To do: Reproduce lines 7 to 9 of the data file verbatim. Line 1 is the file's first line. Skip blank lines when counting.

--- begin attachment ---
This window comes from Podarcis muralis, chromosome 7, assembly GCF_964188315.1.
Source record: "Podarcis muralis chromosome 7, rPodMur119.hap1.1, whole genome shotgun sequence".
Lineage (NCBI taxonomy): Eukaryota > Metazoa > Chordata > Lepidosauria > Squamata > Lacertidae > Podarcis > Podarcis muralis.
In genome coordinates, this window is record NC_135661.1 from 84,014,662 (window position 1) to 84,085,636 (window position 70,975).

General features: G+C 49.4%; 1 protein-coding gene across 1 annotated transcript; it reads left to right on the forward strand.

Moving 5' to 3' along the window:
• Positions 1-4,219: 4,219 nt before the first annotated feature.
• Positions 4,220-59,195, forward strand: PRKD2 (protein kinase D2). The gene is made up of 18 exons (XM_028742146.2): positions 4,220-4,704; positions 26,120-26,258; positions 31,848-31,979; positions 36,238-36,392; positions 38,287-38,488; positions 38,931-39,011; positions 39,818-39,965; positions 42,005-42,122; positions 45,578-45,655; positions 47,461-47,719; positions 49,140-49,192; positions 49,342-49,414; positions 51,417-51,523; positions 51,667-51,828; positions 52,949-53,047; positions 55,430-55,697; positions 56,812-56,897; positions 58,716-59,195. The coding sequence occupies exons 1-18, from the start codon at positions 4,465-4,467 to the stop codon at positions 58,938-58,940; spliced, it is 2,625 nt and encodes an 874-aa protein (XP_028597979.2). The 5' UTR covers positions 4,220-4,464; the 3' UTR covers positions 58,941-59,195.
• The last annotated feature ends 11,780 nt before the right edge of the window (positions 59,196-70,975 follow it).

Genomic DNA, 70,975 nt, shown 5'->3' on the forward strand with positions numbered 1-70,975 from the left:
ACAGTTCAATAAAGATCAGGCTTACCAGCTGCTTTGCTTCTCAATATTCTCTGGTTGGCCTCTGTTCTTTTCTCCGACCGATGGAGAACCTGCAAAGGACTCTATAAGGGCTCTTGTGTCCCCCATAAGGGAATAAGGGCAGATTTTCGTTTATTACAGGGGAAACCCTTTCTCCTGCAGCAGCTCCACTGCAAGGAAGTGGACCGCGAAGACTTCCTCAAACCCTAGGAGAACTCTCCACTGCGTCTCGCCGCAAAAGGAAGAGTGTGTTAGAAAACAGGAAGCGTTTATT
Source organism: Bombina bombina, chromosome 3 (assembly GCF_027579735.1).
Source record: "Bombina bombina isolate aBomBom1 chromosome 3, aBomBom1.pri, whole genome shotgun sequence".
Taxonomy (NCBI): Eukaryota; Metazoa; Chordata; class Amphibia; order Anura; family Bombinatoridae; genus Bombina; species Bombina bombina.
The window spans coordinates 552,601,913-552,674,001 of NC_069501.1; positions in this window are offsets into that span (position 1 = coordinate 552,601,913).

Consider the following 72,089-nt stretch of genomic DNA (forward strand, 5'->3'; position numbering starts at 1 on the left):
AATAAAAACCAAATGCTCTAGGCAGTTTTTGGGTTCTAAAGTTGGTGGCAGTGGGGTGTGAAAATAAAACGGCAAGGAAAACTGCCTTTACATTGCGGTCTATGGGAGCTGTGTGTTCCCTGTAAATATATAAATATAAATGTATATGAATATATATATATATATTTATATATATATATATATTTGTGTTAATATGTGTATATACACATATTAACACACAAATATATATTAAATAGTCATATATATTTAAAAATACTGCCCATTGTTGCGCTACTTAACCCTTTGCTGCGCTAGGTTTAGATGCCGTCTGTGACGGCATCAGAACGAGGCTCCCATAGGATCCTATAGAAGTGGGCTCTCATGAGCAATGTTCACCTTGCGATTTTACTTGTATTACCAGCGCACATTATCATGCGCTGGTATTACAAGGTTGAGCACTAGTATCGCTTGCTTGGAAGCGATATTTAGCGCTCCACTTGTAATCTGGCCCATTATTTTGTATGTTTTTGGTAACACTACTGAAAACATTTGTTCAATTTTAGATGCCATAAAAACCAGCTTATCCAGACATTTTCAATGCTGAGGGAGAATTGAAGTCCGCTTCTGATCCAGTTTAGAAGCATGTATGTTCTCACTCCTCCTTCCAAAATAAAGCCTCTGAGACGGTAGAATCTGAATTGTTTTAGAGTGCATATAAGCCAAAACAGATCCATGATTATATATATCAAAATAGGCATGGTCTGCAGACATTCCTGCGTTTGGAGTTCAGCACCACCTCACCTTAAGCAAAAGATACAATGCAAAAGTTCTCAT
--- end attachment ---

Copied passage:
• Positions 1-4,219: 4,219 nt before the first annotated feature.
• Positions 4,220-59,195, forward strand: PRKD2 (protein kinase D2). The gene is made up of 18 exons (XM_028742146.2): positions 4,220-4,704; positions 26,120-26,258; positions 31,848-31,979; positions 36,238-36,392; positions 38,287-38,488; positions 38,931-39,011; positions 39,818-39,965; positions 42,005-42,122; positions 45,578-45,655; positions 47,461-47,719; positions 49,140-49,192; positions 49,342-49,414; positions 51,417-51,523; positions 51,667-51,828; positions 52,949-53,047; positions 55,430-55,697; positions 56,812-56,897; positions 58,716-59,195. The coding sequence occupies exons 1-18, from the start codon at positions 4,465-4,467 to the stop codon at positions 58,938-58,940; spliced, it is 2,625 nt and encodes an 874-aa protein (XP_028597979.2). The 5' UTR covers positions 4,220-4,464; the 3' UTR covers positions 58,941-59,195.
• The last annotated feature ends 11,780 nt before the right edge of the window (positions 59,196-70,975 follow it).